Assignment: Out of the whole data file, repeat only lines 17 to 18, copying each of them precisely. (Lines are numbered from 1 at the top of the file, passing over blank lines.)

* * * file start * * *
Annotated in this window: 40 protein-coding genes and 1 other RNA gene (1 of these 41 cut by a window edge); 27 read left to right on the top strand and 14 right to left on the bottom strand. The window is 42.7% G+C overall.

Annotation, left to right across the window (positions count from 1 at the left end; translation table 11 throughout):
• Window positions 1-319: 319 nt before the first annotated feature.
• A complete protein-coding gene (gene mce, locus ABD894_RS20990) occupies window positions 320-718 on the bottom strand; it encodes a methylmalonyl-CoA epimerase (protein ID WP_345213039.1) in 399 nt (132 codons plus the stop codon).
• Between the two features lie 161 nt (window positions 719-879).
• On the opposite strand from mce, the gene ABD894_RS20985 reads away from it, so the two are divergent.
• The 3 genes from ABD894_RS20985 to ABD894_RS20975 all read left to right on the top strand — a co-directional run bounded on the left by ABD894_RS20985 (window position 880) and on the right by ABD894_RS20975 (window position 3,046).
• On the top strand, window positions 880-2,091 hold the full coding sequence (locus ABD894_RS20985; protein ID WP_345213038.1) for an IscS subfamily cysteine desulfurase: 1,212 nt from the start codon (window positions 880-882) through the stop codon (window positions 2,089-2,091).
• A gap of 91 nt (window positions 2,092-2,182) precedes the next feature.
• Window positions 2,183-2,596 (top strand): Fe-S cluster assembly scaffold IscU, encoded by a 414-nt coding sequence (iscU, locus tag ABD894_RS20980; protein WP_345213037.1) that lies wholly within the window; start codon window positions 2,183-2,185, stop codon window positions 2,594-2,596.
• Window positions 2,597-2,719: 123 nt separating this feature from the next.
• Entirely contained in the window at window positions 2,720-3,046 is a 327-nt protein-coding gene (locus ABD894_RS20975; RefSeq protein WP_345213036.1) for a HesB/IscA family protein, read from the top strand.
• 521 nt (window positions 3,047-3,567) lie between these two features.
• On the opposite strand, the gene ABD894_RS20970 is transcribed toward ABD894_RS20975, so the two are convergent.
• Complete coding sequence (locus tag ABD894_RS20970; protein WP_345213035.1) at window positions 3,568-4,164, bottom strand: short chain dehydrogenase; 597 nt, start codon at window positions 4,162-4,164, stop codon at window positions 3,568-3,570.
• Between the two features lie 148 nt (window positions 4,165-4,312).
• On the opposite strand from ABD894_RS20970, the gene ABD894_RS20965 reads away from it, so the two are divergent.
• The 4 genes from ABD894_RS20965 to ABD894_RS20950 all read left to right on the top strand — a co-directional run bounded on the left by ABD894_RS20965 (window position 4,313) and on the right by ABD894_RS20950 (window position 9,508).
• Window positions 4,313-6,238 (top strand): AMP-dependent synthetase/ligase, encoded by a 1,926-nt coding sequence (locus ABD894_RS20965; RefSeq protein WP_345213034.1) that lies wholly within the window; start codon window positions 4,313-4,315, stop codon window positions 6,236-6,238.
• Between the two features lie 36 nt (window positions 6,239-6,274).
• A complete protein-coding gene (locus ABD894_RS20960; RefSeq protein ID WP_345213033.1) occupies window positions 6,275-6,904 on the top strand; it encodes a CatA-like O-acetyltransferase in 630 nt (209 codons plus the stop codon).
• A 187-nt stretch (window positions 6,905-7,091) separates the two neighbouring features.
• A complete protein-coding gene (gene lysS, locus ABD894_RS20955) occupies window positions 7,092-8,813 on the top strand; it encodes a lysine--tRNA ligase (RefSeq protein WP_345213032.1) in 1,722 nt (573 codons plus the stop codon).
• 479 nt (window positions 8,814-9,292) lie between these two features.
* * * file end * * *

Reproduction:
• On the opposite strand from ABD894_RS20970, the gene ABD894_RS20965 reads away from it, so the two are divergent.
• The 4 genes from ABD894_RS20965 to ABD894_RS20950 all read left to right on the top strand — a co-directional run bounded on the left by ABD894_RS20965 (window position 4,313) and on the right by ABD894_RS20950 (window position 9,508).